Those points alone don't make a bull case - but they highlight two aspects of that case. First, even though the post-merger story has been disappointing for IGT, that story isn't over. Aspects of it have been delayed. The stronger dollar has hit EBITDA: per management, every €0.01 change in the EUR/USD moves annual EBITDA by $8-9 million. The timing of the Italian concessions was pushed back, impacting capital allocation plans in recent years.
To be sure, the gaming business has disappointed, and there's been more pressure in Italy than management likely thought. An investor would be a fool to blindly jump at $450-$550M in annual adjusted FCF over two years when in 2016 the company was guiding for an average of $500M per year over the next five years. Still, there are reasons for near-term optimism - and to believe that the logic behind the merger isn't/wasn't totally off-base. In the meantime, cash flow of some size should be on the way - and even with limited growth will get the leverage ratio at or near a targeted 4x, further de-risking the story here.
And the second point, worth bringing up in the context of the peer comparisons, is that IGT may be a much safer story than equity investors believe at the moment. Shares have fallen in the sector downdraft despite the fact that 2018 performance has been solid (more on this in a moment) and that the business isn't nearly as cyclical or as leveraged as either of those peers. 43% of revenue comes from lottery - historically a stable business - against under 30% for SGMS and 0% for EVRI. IGT should be headed for 4x leverage even with ~zero EBITDA growth; EVRI can get there if it hits its recently released multi-year growth targets and SGMS may not get there this century.
Indeed, the bond market treats IGT much more favorably. Its debt yields 4.5-6.0%; Scientific Games bonds range from 6.0-7.6%, and EVRI's sole issue has a YTM of 7.9%. Yet equity markets, particularly in 2018, treated IGT as if it was a similar story to those peers - and haven't even given the stock the courtesy of doing the same as SGMS and EVRI have rallied strongly to start 2019.
There's an argument then that investors are treating IGT like another cyclical gaming supplier when it's not. It's not as leveraged as peers - and the balance sheet will get even cleaner over the next two years. And with likely ~half of profits (owing to higher margins) coming from stable lottery contracts (with weighted average lengths of 8-9 years in the US and Italy, as seen in the slide above), the cyclical exposure here is not the same as it is for peers.
And in the meantime, IGT actually has had a pretty decent 2018. The story here isn't flawless by any means, but performance has been good. Adjusted EBITDA guidance has been moved to the top half of the original range despite ~1.5 points of pressure on growth from the stronger dollar.
The strength has been broad-based. The Italy segment is recovering after a big step down in 2017 due to lower fees and amortization of the upfront payment (which is applied contra revenue). There are still issues here, admittedly. The number of machines allowed has been cut. Taxes are going up again next year by 15-20 bps, an estimated $15-$20 million hit to EBITDA per the Q3 call. And regional bodies (beyond the national government) could put in more restrictions on VLTs.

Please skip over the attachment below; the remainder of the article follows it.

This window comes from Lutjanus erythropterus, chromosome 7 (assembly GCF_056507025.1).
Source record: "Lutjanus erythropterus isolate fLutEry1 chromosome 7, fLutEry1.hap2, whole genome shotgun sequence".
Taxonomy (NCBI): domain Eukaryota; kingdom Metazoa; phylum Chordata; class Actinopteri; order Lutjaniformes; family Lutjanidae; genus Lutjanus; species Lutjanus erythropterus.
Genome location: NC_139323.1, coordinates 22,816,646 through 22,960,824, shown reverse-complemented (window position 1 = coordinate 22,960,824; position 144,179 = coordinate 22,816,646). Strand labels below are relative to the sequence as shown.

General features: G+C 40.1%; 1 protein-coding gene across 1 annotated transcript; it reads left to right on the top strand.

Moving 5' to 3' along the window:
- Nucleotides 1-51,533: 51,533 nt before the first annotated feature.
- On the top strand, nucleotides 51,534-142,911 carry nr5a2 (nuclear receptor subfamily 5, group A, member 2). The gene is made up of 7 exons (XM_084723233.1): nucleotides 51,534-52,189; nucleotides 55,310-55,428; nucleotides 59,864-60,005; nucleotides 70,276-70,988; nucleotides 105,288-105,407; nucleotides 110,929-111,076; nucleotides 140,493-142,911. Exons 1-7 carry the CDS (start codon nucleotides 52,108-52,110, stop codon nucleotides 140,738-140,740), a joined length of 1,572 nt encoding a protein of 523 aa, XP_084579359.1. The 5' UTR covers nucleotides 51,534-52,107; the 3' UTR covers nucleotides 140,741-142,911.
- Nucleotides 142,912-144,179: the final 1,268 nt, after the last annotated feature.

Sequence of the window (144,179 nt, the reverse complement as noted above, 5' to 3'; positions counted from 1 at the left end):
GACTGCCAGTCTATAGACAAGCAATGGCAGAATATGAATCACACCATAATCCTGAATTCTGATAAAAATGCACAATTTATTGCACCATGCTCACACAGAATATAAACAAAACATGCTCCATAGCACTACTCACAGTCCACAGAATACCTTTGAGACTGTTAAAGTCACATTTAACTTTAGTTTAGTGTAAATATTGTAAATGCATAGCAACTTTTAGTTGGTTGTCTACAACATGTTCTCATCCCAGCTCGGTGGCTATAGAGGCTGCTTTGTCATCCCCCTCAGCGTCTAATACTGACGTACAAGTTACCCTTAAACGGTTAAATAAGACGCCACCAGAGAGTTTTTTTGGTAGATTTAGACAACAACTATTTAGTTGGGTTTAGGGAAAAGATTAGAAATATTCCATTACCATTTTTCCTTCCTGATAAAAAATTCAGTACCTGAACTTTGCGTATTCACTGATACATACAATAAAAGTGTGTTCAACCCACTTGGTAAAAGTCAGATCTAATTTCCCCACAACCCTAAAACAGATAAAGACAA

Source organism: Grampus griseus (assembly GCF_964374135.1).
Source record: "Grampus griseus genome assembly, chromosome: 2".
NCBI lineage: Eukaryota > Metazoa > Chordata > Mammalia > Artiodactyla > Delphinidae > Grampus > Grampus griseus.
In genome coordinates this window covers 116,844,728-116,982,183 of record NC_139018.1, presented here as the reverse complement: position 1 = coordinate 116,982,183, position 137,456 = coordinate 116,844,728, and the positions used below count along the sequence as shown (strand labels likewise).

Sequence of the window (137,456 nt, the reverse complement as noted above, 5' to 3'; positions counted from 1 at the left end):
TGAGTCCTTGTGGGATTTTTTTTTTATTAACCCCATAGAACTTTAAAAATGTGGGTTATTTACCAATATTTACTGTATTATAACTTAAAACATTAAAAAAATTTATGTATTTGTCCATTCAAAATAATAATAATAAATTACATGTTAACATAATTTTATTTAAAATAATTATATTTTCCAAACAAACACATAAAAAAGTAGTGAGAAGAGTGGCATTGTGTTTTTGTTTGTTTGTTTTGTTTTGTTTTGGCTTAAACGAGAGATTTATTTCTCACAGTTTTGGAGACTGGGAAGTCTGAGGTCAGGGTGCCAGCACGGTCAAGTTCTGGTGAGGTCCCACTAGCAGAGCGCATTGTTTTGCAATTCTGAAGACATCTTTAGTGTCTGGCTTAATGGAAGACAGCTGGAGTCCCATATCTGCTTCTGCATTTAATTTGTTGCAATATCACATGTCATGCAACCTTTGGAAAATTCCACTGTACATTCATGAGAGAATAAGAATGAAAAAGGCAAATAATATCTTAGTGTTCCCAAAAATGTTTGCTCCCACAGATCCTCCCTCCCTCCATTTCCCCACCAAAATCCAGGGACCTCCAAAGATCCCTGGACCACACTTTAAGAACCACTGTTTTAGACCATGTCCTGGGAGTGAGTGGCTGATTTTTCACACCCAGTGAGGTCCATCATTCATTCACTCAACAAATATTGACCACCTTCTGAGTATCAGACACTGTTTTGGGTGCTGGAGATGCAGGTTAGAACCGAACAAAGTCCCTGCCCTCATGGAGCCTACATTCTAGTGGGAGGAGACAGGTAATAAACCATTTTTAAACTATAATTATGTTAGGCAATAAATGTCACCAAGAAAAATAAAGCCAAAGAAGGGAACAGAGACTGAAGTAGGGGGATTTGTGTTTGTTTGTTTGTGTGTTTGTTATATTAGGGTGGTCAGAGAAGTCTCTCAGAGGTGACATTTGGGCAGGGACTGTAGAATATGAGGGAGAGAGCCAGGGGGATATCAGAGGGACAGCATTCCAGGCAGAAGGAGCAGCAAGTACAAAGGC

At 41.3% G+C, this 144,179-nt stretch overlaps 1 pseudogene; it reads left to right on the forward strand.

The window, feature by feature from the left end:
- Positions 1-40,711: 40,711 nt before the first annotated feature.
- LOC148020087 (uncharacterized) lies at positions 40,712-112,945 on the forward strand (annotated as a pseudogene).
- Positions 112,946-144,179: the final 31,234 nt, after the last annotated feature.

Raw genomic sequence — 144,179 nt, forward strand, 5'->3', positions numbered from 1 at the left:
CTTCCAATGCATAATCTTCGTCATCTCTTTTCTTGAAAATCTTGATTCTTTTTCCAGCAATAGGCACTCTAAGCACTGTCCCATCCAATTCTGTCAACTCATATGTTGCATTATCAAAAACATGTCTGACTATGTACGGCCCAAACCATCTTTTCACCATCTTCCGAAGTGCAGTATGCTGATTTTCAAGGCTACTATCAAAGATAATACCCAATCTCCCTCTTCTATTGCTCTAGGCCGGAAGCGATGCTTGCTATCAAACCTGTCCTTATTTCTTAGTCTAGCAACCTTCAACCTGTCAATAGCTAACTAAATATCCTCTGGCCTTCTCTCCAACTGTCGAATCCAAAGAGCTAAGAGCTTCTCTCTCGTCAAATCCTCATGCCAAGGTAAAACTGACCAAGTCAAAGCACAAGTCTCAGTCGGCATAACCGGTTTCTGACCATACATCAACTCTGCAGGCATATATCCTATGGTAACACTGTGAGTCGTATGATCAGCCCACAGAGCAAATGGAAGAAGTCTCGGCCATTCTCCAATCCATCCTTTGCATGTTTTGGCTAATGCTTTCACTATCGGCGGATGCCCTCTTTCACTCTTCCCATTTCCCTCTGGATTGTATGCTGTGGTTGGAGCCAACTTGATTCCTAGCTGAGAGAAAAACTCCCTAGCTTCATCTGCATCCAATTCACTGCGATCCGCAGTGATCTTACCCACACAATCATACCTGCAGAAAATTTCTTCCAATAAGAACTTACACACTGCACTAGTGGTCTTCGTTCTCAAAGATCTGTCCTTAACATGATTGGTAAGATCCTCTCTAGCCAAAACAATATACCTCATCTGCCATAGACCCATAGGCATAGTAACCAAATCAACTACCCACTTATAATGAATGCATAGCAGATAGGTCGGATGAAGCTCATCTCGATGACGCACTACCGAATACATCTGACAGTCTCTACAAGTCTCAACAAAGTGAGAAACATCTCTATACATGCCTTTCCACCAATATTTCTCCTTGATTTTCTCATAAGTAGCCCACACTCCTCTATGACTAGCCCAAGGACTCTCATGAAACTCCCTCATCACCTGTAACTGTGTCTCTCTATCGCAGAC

Despite those pressures, however, operating income has risen double-digits so far this year. Profits are trending down from a longer-term standpoint - but the company's lotto and scratch & win contracts are in place for eight years, and represent 58% of wagers taken, per the Analyst Day presentation. And while Italy has had its share of struggles over the year, gaming interest hasn't dissipated:
Source: IGT Analyst Day presentation
The North American Lottery business has had a lumpy year - but performance remains solid. Same-store revenue is up over 6% YTD, following a 0.7% performance in 2017 against a tough 8.1% comparison (owing to a major Powerball jackpot). IGT's Northstar JV with SGMS blew up spectacularly, and the company lost its contract in Kansas in 2016, but profits are recovering this year after a disappointing 2017. International has had a good year, owing to VLTs in Greece, with profits up.
And even North American Gaming, the long-time laggard, is starting to perk up. The declines in the installed base have stabilized: in Q3, the installed base rose year-over-year for the first time since the acquisition. Market share losses are starting to moderate:
Source: Eilers & Krejcik Gaming
And the replacement cycle seems like it's starting to arrive, with the second quarter particularly strong for the market as a whole and annual trends expected to perk up:
Source: Eilers & Krejcik Gaming
IGT still has work to do, admittedly. But the North American Gaming business is starting to show some signs of stabilization. The most recent Eilers & Krejcik survey shows IGT actually took market share in the fourth quarter. New cabinet introductions are hitting. The company's efforts in 3D and 4D have been a disappointment, so the company has reversed field somewhat and gone with a "more retro look" for some new games.
If IGT can stabilize share, revenue (whether through sales or leased participation units) is going to grow at some point - because the replacement cycle has to arrive at some point. Admittedly, the former CEOs of Scientific Games and Everi both made that argument a few years ago (one reason why they are ex-bosses) - but it's still basically true. There are more machines on U.S. floors now - and as successful as operators have been at managing slot expenses, at a certain machines simply break.